There have been very few major surveys of contemporary art in Britain. In scale, ambition, funding and impact, nothing competes with the biennial jamborees in Venice, Sao Paulo, Sydney and New York, let alone the epic Documenta in Kassel. In an attempt to redress the balance the Arts Council established The British Art Show in 1979.
More than 20 years down the line, and with the fifth show just opened in Edinburgh, the significance of the event is now clear. The past four British Art shows have contained 90 percent of all Turner Prize nominees and every single winner bar the first. They've provoked approval and opprobrium in about equal measure and have corresponded to a surge in interest in contemporary art. Only in Britain could something so successful be teetering on the brink of extinction.
Roger Malbert, senior curator of the Hayward's touring programme which runs the show, said recently that he thought the current manifestation might be the last. Why? Because the whole notion of Britishness is problematic. It's true that the idea of national identity is a tricky subject. But why shy away from using large surveys as a means of exploring what it means to live and work and think (heaven forbid) on these small islands?
If you're now expecting me to explain exactly how 55 artists aged from 23 to nearly 80 showing work in eight venues across Edinburgh can encapsulate the state of the nation, forget it. But if you believe that Britishness is about a range of experiences and ways of seeing, then the British Art Show has a good deal to offer. It's an exhibition that is broadly inclusive. For the first time there is work on show by artists living in more than a handful of metropolitan centres outside London. There are stars from David Hockney to Sarah Lucas and newcomers like Kenny Macleod and Lucy McKenzie. There are artists whose work has developed over 40 years as well as those who've emerged from the YBA firmament.
Childhood and adolescence loom large in a childish and profound sense. In the elegant confines of Inverleith House Martin Creed has almost filled an entire room with multi-coloured balloons into which the viewer can plunge. In the Fruitmarket Gallery just above Waverley Station, Graham Fagen presents a series of photographs which depict a more delinquent vision of childhood: a wooden crossbow made with elastic bands and nails; a bottle of Brut and a cigarette lighter; all starkly illustrated and catalogued as if from an adolescent armoury. Tracey Emin's often moving memories of a traumatic childhood are also there, scratching away in the subconscious mind long after you've seen them.
At the entrance to the Scottish Gallery of Modern Art, Cerith Wyn Evans has placed a golden crowd control barrier as if to stave off the hoards. Appropriation, like irony, is gold-plated in BritArt and the idea of distancing is merely a device. Of course there's junk aplenty, often inert but brought vividly to life in Mike Nelson's installations where rickety shacks are framed by a series of baseball caps mounted like hunting trophies in a baronial pile. Michael Landy wrestles with the problems of waste disposal in a maze of milk crates mounted with drawings and collages of fictional recycling plants, a de-humanised vision of endless consumption gone wild.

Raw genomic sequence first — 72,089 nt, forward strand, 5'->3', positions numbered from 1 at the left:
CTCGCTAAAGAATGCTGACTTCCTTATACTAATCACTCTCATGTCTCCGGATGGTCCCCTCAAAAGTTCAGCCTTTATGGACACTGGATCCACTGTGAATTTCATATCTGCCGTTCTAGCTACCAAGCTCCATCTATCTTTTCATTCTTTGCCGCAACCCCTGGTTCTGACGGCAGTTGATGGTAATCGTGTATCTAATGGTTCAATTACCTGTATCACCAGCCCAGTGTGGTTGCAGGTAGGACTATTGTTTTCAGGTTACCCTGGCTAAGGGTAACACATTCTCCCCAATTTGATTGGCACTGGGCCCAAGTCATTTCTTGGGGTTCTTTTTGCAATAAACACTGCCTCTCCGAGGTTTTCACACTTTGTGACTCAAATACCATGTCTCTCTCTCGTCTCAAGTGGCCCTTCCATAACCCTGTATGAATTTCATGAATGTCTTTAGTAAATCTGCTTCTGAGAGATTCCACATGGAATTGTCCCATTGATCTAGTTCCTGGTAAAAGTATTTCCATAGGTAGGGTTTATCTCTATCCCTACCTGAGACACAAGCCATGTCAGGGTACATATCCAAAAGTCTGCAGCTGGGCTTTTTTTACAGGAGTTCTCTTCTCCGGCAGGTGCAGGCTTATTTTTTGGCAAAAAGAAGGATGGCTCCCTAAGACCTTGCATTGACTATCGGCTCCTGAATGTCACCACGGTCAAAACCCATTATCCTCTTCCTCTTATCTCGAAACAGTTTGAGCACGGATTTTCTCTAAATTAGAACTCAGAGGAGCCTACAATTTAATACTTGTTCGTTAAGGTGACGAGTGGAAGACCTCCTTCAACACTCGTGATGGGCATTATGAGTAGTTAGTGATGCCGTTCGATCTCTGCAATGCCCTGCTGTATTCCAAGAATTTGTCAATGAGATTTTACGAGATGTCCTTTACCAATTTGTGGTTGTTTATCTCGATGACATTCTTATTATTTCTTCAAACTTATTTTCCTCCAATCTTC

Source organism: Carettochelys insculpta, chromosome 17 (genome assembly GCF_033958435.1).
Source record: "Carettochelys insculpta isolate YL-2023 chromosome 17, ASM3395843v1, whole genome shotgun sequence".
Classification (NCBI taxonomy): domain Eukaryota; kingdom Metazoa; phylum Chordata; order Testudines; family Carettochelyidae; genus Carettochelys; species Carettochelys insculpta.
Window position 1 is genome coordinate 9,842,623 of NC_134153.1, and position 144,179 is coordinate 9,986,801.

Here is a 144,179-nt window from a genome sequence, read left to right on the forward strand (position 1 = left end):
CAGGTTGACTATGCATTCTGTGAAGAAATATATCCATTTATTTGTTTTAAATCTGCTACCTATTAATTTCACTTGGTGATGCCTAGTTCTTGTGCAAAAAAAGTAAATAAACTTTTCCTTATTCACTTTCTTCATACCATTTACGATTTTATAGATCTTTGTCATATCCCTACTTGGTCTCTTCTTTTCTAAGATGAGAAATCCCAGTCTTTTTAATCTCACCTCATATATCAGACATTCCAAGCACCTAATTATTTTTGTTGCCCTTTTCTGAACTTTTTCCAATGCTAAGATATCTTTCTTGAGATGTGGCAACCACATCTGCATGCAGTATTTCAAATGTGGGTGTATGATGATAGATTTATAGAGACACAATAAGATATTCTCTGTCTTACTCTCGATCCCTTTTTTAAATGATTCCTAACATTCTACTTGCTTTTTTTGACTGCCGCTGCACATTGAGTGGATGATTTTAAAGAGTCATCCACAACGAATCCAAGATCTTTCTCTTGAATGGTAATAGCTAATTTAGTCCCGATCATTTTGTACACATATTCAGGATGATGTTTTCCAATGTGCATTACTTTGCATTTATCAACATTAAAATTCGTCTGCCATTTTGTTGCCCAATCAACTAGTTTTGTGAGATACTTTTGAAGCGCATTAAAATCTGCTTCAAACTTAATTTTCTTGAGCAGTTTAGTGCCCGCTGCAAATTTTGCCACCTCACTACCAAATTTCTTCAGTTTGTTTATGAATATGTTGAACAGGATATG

As if to highlight both a sense of loss and getting lost, Kathy Prendergast makes maps of all the worlds capital cities with no street names or labels, dysfunctional and dislocating but distantly familiar. In fact the whole show becomes a cerebral game of hide and seek in which certain images reappear along the way. Amikam Toren's "Armchair Paintings" pop up here and there; paintings found in bric-a-brac shops whose poorly painted surfaces have cliches like "When the chips are down" cut into them. They're both wilfully destructive and violently creative, a vast improvement on the laboriously painted landscapes which grace the walls of a thousand living rooms, looked at but rarely seen.
Painting is prominent, punctuating the show like visual alliteration. Glenn Brown produces flattened parodies of Frank Auerbach's thickly textured canvasses as if he's dug down into the surface and tried to reveal the ghost of what lies beneath. Paula Rego delves into her own psyche in works which harbour uncomfortable stories. Her "Tryptich", almost too tastefully displayed amidst the eighteenth century artefacts of the Talbot Rice Gallery, depicts a saga of abortion thrice told in a format redolent of a medieval altarpiece. At 65, she can match even the traumas of Tracey and suggest that there are deeper, ongoing traditions in British Art.
This is the strength of the fifth British Art Show. There will be those who will try and use the inclusion of artists like Rego as a stick with which to beat the work and reputations of younger artists. But this misses the point. Sure, certain artists get better with age and others burn out, but British Art is always reinventing and reinvigorating itself. The boundaries between different media get blurred and it increasingly becomes the job of the curator to highlight this. Here Jacqui Poncelet, Pippa Coles and Matthew Higgs (a major curatorial force in the making), have sought to represent a tableau of British Art as it now exists - inspirational for some, infuriating for others, a vast melting pot of talent and triteness, of complacent knowingness and experimental energy - but as such, it hits the spot.
'The British Art Show 5', eight venues around Edinburgh (0131 529 3795) to 4 June, then touring to Southampton, Cardiff and BirminghamReuse content